Eduardo grew up in a mountainous region of Mexico where there wasn't even enough flat land to play soccer. Volleyball was his sport of choice as a child. His family back home thought he was crazy for taking up the game. He later came to the realization that his upbringing may have laid the foundation for his smooth swing.

"We had to chop down a lot of trees with axes in the mountains," he said. "The natural swinging motion was beat into me as a child. The synchronized motion of your hands, arms and hips is very similar to hitting a pitching wedge. And, you want to keep your feet planted or you'll chop your leg off at the knee."

A few weeks later, he and his girlfriend came down to Long Beach to see my wife and I. Eduardo demanded we play an 18-hole par three called Heartwell. I had been playing golf for 21 years, and I believe I beat him by two strokes.

"We tied," Eduardo reminds me.

After just five years, Eduardo boasts a six handicap, has won nearly ten scramble tournaments, and routinely beats me by 25 strokes whenever we go out.

via Tod Perry

Politically, the agriculturally-driven central valley in California bears little resemblance to the progressive Bay Area to the north and Los Angeles to the south. The golf course where Eduardo regularly beats the regulars is a haven for Trump supporters.

Needless to say, there aren't a lot of golfers that look like Eduardo in the tee boxes and prejudice against undocumented people is palpable.

"They always tell me I'm one of 'the good ones.' They say all the other undocumented people are a bunch of free-loaders who take from the welfare system," he said.

Eduardo has a great response to the "freeloader" claims. "I tell 'em, 'you go to the welfare office, say you're Canadian and have no social security number and try to get food stamps. It's not gonna happen,'" he continued. "It's the same with us."

According to a report from the Cato institute, Eduardo is right. "Immigrants use 39 percent fewer welfare and entitlement benefits per person than native-born Americans," the study says. "Legal immigrants cannot get welfare for their first five years of residency, with few exceptions, mostly at the state level. Illegal immigrants are not eligible for welfare except for rare circumstances like emergency Medicaid."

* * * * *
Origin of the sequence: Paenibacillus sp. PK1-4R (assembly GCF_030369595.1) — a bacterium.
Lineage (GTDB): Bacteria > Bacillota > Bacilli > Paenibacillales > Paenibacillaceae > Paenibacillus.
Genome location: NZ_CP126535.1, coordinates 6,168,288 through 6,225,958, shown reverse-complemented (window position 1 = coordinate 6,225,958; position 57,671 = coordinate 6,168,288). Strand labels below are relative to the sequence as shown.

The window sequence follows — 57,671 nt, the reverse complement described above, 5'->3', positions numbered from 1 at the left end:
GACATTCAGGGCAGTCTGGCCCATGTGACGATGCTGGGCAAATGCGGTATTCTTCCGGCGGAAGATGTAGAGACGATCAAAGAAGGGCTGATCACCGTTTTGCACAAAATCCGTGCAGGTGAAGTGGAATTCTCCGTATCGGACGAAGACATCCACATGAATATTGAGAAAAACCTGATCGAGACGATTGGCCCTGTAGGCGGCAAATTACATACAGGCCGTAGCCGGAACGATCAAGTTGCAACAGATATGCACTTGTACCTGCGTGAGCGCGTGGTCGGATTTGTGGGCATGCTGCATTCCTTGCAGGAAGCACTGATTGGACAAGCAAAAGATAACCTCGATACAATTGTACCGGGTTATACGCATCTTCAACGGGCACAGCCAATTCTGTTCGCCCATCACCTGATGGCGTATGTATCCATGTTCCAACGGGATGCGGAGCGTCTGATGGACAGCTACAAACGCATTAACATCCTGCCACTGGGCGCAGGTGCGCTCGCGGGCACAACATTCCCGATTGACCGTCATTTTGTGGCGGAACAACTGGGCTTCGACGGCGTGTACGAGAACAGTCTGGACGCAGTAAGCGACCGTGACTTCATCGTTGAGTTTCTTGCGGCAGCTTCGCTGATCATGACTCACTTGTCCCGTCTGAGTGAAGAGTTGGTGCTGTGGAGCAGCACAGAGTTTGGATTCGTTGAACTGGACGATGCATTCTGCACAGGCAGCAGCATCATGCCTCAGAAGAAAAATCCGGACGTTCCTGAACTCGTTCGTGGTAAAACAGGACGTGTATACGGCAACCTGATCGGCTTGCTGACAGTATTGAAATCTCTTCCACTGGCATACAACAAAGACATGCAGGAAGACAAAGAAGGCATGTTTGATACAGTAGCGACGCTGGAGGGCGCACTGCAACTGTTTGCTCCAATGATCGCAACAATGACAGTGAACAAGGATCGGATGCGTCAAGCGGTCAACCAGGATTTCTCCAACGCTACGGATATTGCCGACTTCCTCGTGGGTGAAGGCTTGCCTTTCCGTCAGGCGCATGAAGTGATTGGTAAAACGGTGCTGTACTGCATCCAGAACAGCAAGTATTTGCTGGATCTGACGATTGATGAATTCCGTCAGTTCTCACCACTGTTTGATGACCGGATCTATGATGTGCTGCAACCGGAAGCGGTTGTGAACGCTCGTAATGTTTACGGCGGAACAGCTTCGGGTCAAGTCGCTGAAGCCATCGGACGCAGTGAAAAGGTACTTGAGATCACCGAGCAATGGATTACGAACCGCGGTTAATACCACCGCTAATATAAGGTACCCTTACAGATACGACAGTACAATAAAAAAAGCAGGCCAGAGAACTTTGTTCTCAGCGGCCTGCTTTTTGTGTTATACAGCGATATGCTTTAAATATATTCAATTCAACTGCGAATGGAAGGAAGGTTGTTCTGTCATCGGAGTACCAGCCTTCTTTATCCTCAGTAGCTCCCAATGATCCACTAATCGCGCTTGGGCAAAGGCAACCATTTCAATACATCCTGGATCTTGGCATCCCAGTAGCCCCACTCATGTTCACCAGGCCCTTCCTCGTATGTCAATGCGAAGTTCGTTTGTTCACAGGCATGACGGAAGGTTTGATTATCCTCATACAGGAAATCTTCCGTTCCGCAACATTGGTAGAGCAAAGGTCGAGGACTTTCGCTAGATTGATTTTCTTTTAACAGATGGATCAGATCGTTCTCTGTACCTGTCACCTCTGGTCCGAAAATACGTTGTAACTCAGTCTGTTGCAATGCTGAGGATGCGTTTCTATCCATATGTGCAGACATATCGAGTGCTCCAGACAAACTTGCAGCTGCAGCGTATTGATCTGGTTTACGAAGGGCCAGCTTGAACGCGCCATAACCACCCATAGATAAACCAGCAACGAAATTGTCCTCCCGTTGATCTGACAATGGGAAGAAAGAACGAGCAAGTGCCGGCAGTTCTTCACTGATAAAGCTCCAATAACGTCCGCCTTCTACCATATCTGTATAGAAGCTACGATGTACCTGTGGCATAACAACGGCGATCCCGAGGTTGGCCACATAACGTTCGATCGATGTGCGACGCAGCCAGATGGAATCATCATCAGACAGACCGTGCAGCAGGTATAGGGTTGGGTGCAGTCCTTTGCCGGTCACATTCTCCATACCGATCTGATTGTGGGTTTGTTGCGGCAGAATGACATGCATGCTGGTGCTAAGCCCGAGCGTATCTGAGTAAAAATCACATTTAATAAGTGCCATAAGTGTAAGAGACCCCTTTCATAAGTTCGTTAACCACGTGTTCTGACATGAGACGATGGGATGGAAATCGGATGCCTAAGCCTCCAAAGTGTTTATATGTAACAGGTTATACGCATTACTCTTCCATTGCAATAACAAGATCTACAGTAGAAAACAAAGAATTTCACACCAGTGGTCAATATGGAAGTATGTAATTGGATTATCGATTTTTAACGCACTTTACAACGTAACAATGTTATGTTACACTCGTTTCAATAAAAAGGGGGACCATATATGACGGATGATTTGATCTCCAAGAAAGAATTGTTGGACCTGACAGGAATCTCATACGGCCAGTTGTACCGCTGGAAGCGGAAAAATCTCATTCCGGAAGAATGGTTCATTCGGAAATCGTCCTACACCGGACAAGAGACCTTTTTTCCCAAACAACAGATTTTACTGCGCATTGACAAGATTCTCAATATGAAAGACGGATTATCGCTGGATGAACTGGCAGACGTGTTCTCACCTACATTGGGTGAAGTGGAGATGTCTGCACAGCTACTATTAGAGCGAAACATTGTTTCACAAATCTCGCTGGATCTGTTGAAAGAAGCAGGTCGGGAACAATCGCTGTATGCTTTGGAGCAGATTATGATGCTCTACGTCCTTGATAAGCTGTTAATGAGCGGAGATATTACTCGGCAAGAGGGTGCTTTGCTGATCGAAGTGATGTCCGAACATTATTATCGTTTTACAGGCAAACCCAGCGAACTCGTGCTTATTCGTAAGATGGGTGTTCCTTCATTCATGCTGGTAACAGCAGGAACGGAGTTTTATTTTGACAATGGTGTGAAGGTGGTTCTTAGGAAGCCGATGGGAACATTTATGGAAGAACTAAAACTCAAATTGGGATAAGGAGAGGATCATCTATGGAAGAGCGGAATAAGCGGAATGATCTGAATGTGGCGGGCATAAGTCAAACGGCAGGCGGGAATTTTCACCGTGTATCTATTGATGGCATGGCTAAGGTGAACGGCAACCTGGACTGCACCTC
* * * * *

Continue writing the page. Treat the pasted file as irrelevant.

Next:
In situations where undocumented people access the welfare system, it's usually due to a U.S.-born child that has legal access to benefits.

It wasn't until this year that undocumented immigrants in California can enroll in Medi Cal, a free or low-cost health insurance program. But that program only allows undocumented people under the age of 26 to enroll.

In 2017, undocumented immigrants contributed $11.74 billion a year in state and federal income taxes, state and local sales taxes and property taxes.

Undocumented people also commit fewer crimes per capita than native-born Americans.

"I tell these guys, I'm not 'one of the good ones'; ninety-nine percent of the undocumented people in this country are just like me," he added.

"It's crazy that all of these people want us deported because their livelihoods are completely tied to our labor. It makes absolutely no sense," he said. "If we all disappeared one day, these people would lose their livelihoods, too."

via "Eduardo Flores"

However, these same men routinely pay Eduardo for lessons and to play rounds of golf with them so they can improve their games. He rarely pays for a round at the local course. Plus, he's a good guy to crack a beer with.

"They need me on the farm and the green," he jokes.

Eduardo's disdain for Trump isn't just about his immigration policies. "He cheats at golf," he says. "I read in the book 'Commander in Cheat' that he takes gimmies on chip shots. That's un-American."

Eduardo's dedication to his golf game is borderline obsessive. After shooting a triple bogey on a hole a few weeks ago, he punished himself by taking 4,000 practice shots into a makeshift driving range he built with a tarp outside of his farm house.

Having survived a long, dangerous journey from Michoacán to the central valley, to a life with a loving fiancée, a newborn daughter, teenage son, and two soon-to-be step children, Eduardo feels compelled to give back to his community.

He routinely takes in children of migrant workers who have been affected by deportation. He also helps local migrant children – many who can't afford shoes – by buying them soccer cleats and uniforms to play in local leagues. All of this on a farm workers' wages.

It's tough to know if he's the best undocumented golfer in America, but it'd be hard to find a better person, on the course or off.

Eduardo is looking forward to getting married, becoming a citizen, and hopes to make it to the PGA Senior Tour in nine years when he turns 50.

As for us, we've got tickets to the Raiders versus the Lions on November 3 at the Oakland Coliseum.